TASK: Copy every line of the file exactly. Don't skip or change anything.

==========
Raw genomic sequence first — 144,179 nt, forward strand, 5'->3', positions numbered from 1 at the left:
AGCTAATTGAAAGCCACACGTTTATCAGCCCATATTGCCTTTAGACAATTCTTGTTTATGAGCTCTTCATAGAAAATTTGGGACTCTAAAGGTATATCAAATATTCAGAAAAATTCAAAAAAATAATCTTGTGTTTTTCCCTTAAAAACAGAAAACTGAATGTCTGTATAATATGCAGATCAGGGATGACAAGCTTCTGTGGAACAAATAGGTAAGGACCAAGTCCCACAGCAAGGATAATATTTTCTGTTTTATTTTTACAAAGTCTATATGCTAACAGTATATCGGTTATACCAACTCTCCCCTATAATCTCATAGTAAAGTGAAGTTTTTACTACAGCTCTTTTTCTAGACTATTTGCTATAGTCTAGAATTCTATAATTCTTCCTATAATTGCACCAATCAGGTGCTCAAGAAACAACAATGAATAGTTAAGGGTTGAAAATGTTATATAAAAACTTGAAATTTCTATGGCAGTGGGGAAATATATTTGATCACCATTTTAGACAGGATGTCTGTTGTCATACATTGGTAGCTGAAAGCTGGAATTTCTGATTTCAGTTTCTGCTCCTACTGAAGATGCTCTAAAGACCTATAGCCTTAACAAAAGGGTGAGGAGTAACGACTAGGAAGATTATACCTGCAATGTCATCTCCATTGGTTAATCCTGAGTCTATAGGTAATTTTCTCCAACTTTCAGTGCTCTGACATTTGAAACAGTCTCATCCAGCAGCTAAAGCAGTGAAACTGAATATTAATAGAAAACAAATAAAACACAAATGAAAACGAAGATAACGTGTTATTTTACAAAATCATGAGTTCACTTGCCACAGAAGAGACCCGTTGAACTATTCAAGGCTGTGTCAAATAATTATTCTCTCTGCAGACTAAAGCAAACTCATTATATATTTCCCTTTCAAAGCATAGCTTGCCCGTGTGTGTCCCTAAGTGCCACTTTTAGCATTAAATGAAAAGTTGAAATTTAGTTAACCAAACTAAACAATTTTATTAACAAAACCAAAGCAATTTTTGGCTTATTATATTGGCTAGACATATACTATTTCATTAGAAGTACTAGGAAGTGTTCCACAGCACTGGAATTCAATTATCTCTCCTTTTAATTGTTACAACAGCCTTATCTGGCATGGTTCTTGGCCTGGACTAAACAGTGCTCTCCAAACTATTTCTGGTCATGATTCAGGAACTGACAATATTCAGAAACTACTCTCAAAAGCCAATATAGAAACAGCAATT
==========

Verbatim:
Raw genomic sequence first — 144,179 nt, forward strand, 5'->3', positions numbered from 1 at the left:
AGCTAATTGAAAGCCACACGTTTATCAGCCCATATTGCCTTTAGACAATTCTTGTTTATGAGCTCTTCATAGAAAATTTGGGACTCTAAAGGTATATCAAATATTCAGAAAAATTCAAAAAAATAATCTTGTGTTTTTCCCTTAAAAACAGAAAACTGAATGTCTGTATAATATGCAGATCAGGGATGACAAGCTTCTGTGGAACAAATAGGTAAGGACCAAGTCCCACAGCAAGGATAATATTTTCTGTTTTATTTTTACAAAGTCTATATGCTAACAGTATATCGGTTATACCAACTCTCCCCTATAATCTCATAGTAAAGTGAAGTTTTTACTACAGCTCTTTTTCTAGACTATTTGCTATAGTCTAGAATTCTATAATTCTTCCTATAATTGCACCAATCAGGTGCTCAAGAAACAACAATGAATAGTTAAGGGTTGAAAATGTTATATAAAAACTTGAAATTTCTATGGCAGTGGGGAAATATATTTGATCACCATTTTAGACAGGATGTCTGTTGTCATACATTGGTAGCTGAAAGCTGGAATTTCTGATTTCAGTTTCTGCTCCTACTGAAGATGCTCTAAAGACCTATAGCCTTAACAAAAGGGTGAGGAGTAACGACTAGGAAGATTATACCTGCAATGTCATCTCCATTGGTTAATCCTGAGTCTATAGGTAATTTTCTCCAACTTTCAGTGCTCTGACATTTGAAACAGTCTCATCCAGCAGCTAAAGCAGTGAAACTGAATATTAATAGAAAACAAATAAAACACAAATGAAAACGAAGATAACGTGTTATTTTACAAAATCATGAGTTCACTTGCCACAGAAGAGACCCGTTGAACTATTCAAGGCTGTGTCAAATAATTATTCTCTCTGCAGACTAAAGCAAACTCATTATATATTTCCCTTTCAAAGCATAGCTTGCCCGTGTGTGTCCCTAAGTGCCACTTTTAGCATTAAATGAAAAGTTGAAATTTAGTTAACCAAACTAAACAATTTTATTAACAAAACCAAAGCAATTTTTGGCTTATTATATTGGCTAGACATATACTATTTCATTAGAAGTACTAGGAAGTGTTCCACAGCACTGGAATTCAATTATCTCTCCTTTTAATTGTTACAACAGCCTTATCTGGCATGGTTCTTGGCCTGGACTAAACAGTGCTCTCCAAACTATTTCTGGTCATGATTCAGGAACTGACAATATTCAGAAACTACTCTCAAAAGCCAATATAGAAACAGCAATT